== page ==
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Studio Anywhere: Isolation Drills for Photographers

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Nick Fancher, author of Studio Anywhere: A Photographer's Guide to Shooting in Unconventional Locations, walks you through some actual scenarios where isolating the subject led to better photographs.
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Figure 1 I needed to shoot a pair of hands holding tomatoes for my client, Scotts Miracle-Gro. The grass background proved to be too busy for the shot.

Often, the best light is good old-fashioned outdoor light. Sometimes, however, you or your client may not want the natural backdrop that goes along with that outdoor light. Even out of focus, natural backdrops can prove too busy, which is when a bit of isolation comes in handy.


For instance, I had a gig shooting plants for Scotts Miracle-Gro out at the test farm where Scotts tries out new products and documents plant growth. Because the plants were all at the farm in a controlled environment, I wasn’t allowed to modify them, let alone move them. Instead, I made sure to bring a few panels of white foam core with me, in case I needed to flag out the environment around the plants.

One of the scenarios I needed to shoot was a pair of arms, holding tomatoes. At first the art director suggested that they be suspended over plant leaves, which would serve as a blurred background (Figure 1). The image proved to be a bit too busy to be used on the company’s packaging, however. Instead, we decided instead to shoot the arms and tomatoes isolated on a white background to simplify compositing them into another image with Photoshop (Figure 2). By sliding a white board underneath the arms and using another panel to shield them from the bright sun, I got a clean shot that Scotts could use (Figure 3).

Figure 2 The lighting diagram. By sliding a piece of white foam core underneath the arms, I got a clean shot that was ready to be used on the client’s packaging.


24–70 F/2.8L

1/250 sec. f/9 ISO 640

Figure 3 The final shot. So fresh and so clean—it’s just what the client ordered.

Pushing Noir

Figure 4 The setup. Pretty cool fort, eh?

Similar to the plants at the Scotts farm, the wildflowers in bloom at the park near me could not be moved. By setting up a black V-flat in the middle of the flowers, however, I was able to create a surreal setting that felt less like a park and more like a film set (Figure 4). Because the black board was draped over the top of the model, it helped direct how the available light illuminated her. The light could now come only from the sides (Figure 5). The shoot took place on an overcast day, so without the V-flat over her head, the light was pretty flat and boring. With a more dramatic sidelight and the blacked-out background, the image started to take on a studio-like quality, as you can see in Figure 6.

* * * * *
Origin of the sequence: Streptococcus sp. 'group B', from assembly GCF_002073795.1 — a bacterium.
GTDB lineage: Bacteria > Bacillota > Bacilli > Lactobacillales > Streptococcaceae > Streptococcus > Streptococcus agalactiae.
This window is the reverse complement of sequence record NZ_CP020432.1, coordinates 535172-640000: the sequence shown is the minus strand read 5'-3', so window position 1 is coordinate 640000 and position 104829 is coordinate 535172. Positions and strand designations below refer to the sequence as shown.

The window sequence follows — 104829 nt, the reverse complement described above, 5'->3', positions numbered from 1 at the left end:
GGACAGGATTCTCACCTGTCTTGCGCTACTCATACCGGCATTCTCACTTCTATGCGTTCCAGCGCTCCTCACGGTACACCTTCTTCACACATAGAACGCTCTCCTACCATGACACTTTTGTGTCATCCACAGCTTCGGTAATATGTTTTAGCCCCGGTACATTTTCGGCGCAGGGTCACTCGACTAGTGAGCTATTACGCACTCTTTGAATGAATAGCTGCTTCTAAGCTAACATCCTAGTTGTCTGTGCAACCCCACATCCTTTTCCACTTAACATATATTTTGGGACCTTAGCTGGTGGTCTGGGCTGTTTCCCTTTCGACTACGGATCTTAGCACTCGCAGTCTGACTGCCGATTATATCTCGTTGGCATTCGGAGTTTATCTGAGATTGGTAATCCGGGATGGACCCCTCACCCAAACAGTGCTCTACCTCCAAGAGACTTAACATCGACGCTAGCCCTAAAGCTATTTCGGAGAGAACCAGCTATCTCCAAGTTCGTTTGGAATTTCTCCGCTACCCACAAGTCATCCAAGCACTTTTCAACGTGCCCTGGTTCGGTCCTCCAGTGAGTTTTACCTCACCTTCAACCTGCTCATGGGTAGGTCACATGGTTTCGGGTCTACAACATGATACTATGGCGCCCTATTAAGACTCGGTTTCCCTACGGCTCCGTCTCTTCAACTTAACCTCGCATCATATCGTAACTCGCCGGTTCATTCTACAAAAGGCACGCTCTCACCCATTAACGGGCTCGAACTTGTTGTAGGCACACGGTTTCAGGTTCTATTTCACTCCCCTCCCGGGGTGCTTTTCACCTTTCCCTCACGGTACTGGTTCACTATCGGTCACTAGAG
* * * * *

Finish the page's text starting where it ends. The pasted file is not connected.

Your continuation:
Figure 5 The lighting diagram. All I needed to isolate my model and some flowers on a black background was a black V-flat and a C-stand. By flagging the overhead light, I turned the otherwise flat light into a more dramatic, directional light.


70–200 F/4L IS

1/200 sec. f/4 ISO 100

Figure 6 The raw file. The image has a much more dramatic feeling with the directional light and blacked-out background.

Figure 7 The Lightroom settings. Besides adding a signature look to the color grading, I also softened skin blemishes and irritations by lowering the clarity and making a brush adjustment.

In Lightroom, my first order of business was removing the irritated area on her chest. As you could imagine, hanging out in tall grass and flowers in the middle of the summer comes with more than a few mosquitoes. Removing the mosquito bites in Lightroom was an easy click of the Spot Removal tool. The harder part was removing the red, inflamed area on her chest where she’d been scratching.

For that, I applied a brush adjustment to the area highlighted in red in Figure 7. Once I activated the tool, I slid the Clarity and Contrast sliders to a negative setting, so that I could see changes happening in real time as I painted over the affected area. I made sure that the area was completely covered, then tweaked the color Tint and Saturation sliders to further match the adjustment to the rest of her skin.

After I removed the blemishes, I went on to color grade the image. For this image, I wanted to push the surreal, noir vibe that it already had going for it. Because our eyes aren’t used to seeing wildflowers out of context on a black background, the image takes on an otherworldly feel to it: It doesn’t quite appear natural, nor does it appear to be completely staged. It kind of feels like an image shot at night.

As seen in Figure 7, the RGB Curve in the Tone Curve panel is sitting well below the dotted diagonal line, which marks the neutral point. I made sure to keep a slight S-curve to my adjustment, which ensured that there was still some contrast in it. Because the overall adjustment was sitting below the neutral line, however, the image looked like it had a dark opacity layer over it. This effect won’t work for every shoot, but it completes this subtly eerie image, as you can see in Figure 8.

Figure 8 The final shot. The presence of the flowers in otherwise blacked-out scene creates a surreal feeling to the image, almost like it was shot at night.

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